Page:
The Clover stood down river for some forty-five minutes.  Next Chaplin dispatched Howorth in the cutter in an attempt to reach the USS Pawnee, which was operating in the Ashepoo River nearby.  When Howorth got downstream to the Clover, he insisted the tug take him out to the Coquette.  This movement left the Dai Ching both stranded and isolated.

As the tide fell, the Dai Ching settled fast by the stern.  The Federals expended all their 20-pdr ammunition engaging the Confederates.  In exchange, the gunboat was “struck more than 30 times, her decks were shot through in six or seven places, one shot going through the reinforce deck, lodging in the berth deck.”  One of the Confederates shots penetrated below the waterline.  Chaplin ordered all the crew off the ship into the nearby marsh, save those needed to work the big Parrott.  At 2:30 p.m. a Confederate shot hit the rifle’s carriage and put it out of action.  With little other option at hand, Chaplin ordered the gunboat abandoned.  At 3 p.m. the last of the officers set the ship on fire and made for the marshes.

After returning from the Coquette, Leach only took the Clover up river to a point three miles from the Dai Ching.  Leach would claim with an ebb tide, he could not make way up the river to aid the gunboat.  Chaplin and crew worked their way across four miles of marsh before finally getting to the tug.  That evening the survivors were taken on board the Pawnee.

Although the Federals reported they’d engaged 7-inch Brooke Rifles, there were no Confederate guns of that type within many miles of the Combahee.  If the reports filed earlier in the month are accurate, the heaviest weapons firing on the Dai Ching were 24-pounders.

The court of inquiry investigating the loss of the Dai Ching placed no blame on Chaplin.  Rather the court felt Small, the pilot, was at fault for the grounding, indicating he “behaved in a most cowardly manner in deserting his post when the first shot was fired…”  Furthermore the court felt Leach “displayed great negligence” when he failed to aid the Dai Ching. Lastly the court considered Howorth’s actions “highly reprehensible” for insisting the Clover fall down the river so he could carry the message to the Pawnee.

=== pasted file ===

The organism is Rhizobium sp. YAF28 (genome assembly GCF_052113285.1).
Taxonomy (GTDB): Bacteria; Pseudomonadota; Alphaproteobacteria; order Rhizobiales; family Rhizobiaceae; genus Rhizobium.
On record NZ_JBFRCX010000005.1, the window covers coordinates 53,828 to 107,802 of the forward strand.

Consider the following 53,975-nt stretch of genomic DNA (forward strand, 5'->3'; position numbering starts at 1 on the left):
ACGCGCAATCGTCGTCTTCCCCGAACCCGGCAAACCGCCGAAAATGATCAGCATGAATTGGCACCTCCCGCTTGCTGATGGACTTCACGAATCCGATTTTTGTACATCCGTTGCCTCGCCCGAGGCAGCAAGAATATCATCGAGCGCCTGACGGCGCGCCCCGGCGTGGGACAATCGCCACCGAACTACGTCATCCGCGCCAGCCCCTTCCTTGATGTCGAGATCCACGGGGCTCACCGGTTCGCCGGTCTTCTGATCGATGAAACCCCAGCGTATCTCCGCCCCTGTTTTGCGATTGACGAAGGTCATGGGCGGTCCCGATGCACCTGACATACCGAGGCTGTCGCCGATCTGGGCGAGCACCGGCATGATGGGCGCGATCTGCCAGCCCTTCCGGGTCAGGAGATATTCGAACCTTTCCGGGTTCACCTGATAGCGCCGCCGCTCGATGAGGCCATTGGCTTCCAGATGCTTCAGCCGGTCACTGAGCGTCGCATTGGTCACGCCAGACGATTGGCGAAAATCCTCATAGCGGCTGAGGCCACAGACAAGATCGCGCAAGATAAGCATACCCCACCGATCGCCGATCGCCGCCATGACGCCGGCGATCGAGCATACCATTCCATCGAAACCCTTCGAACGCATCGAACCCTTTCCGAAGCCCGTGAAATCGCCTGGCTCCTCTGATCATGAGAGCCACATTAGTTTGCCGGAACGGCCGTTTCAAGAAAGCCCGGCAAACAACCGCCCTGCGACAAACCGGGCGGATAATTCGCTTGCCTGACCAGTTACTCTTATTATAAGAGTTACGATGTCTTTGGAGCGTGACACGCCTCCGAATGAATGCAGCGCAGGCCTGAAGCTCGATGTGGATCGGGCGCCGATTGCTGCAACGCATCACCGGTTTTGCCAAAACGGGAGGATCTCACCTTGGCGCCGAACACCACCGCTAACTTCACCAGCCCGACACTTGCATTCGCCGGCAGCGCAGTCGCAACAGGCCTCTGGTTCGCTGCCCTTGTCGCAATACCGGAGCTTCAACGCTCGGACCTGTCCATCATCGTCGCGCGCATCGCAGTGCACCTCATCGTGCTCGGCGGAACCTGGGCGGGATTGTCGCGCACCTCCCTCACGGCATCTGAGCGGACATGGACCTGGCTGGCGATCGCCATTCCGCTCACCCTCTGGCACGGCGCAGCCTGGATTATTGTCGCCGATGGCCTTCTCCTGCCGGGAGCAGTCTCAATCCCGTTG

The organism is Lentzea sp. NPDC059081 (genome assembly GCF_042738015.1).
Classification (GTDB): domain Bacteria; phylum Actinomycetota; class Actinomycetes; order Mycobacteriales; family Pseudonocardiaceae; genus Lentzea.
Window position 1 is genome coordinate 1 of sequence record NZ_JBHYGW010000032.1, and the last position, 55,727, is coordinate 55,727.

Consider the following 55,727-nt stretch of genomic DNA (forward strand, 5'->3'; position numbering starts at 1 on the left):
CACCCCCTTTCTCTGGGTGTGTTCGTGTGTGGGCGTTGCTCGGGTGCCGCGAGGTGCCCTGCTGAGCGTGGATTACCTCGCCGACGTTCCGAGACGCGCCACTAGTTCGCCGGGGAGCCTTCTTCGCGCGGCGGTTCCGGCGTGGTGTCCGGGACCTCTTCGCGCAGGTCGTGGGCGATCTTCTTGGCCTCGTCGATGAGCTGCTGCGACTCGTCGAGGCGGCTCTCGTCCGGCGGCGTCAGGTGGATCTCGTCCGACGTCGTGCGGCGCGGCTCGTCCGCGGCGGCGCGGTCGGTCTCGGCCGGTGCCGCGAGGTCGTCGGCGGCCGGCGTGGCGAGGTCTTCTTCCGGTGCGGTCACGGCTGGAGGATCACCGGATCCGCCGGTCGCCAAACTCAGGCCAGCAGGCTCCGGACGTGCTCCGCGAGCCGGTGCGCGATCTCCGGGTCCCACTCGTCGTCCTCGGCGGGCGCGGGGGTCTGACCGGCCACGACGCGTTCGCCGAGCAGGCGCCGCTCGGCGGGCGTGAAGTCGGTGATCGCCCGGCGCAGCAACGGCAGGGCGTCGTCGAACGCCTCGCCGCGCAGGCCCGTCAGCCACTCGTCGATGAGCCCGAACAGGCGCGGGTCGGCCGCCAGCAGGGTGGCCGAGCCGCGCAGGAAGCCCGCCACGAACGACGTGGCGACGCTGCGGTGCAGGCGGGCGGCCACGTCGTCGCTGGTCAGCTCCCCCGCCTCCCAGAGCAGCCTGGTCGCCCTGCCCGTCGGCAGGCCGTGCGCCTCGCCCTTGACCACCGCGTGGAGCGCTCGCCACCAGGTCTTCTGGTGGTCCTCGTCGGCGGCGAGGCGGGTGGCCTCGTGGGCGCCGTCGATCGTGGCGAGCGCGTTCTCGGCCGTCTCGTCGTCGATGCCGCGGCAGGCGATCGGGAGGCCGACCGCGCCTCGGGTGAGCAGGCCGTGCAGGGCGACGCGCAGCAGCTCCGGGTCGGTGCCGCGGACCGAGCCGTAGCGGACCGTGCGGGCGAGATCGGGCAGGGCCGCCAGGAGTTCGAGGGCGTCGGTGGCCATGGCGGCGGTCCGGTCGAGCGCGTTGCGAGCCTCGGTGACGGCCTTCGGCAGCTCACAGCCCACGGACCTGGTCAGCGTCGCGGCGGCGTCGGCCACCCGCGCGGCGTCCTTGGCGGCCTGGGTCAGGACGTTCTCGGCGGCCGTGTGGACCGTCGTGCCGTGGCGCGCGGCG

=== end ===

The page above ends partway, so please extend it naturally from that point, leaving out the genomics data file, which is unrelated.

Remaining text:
In his assessment of the loss, Rear-Admiral John Dahlgren noted:

The Dai Ching was the least valuable in many respects of the light-draft gunboats, her speed under steam being less than 5 knots, and her only heavy gun a 100-pounder.

Of course I would not risk even that much without sufficient reason.

Even more succinct and to the point, when appraised of the gunboat’s fate, Sherman responded, “Tell Admiral Dahlgren I regret the loss of the Dai Ching, but can quote Admiral Porter, who told me once that ships were made to be ‘lost’.”

(Citations from ORN, Series I, Volume 16, pages 191, 192-3, 199-200; OR, Series I, Volume 47, Part II, Serial 99, page 162.)


4 thoughts on “January 26, 1865: “Ships were made to be lost” – USS Dai Ching abandoned and burned

  1. Craig, it occurs to me that Commander Lloyd Bucher–who of course lost the Pueblo–could have quoted Admiral Porter and General Sherman that “ships were made to be lost.”

    But, one doesn’t believe repeating the quote would have absolved Cmdr. Bucher..

    Btw, a Marine would never be quoted as stating, “battles are made to be lost.”

    • The Dai Ching was constructed for the China trade routes. She was purchased and outfitted as a gunboat in 1863. The Navy retained the ship’s original name.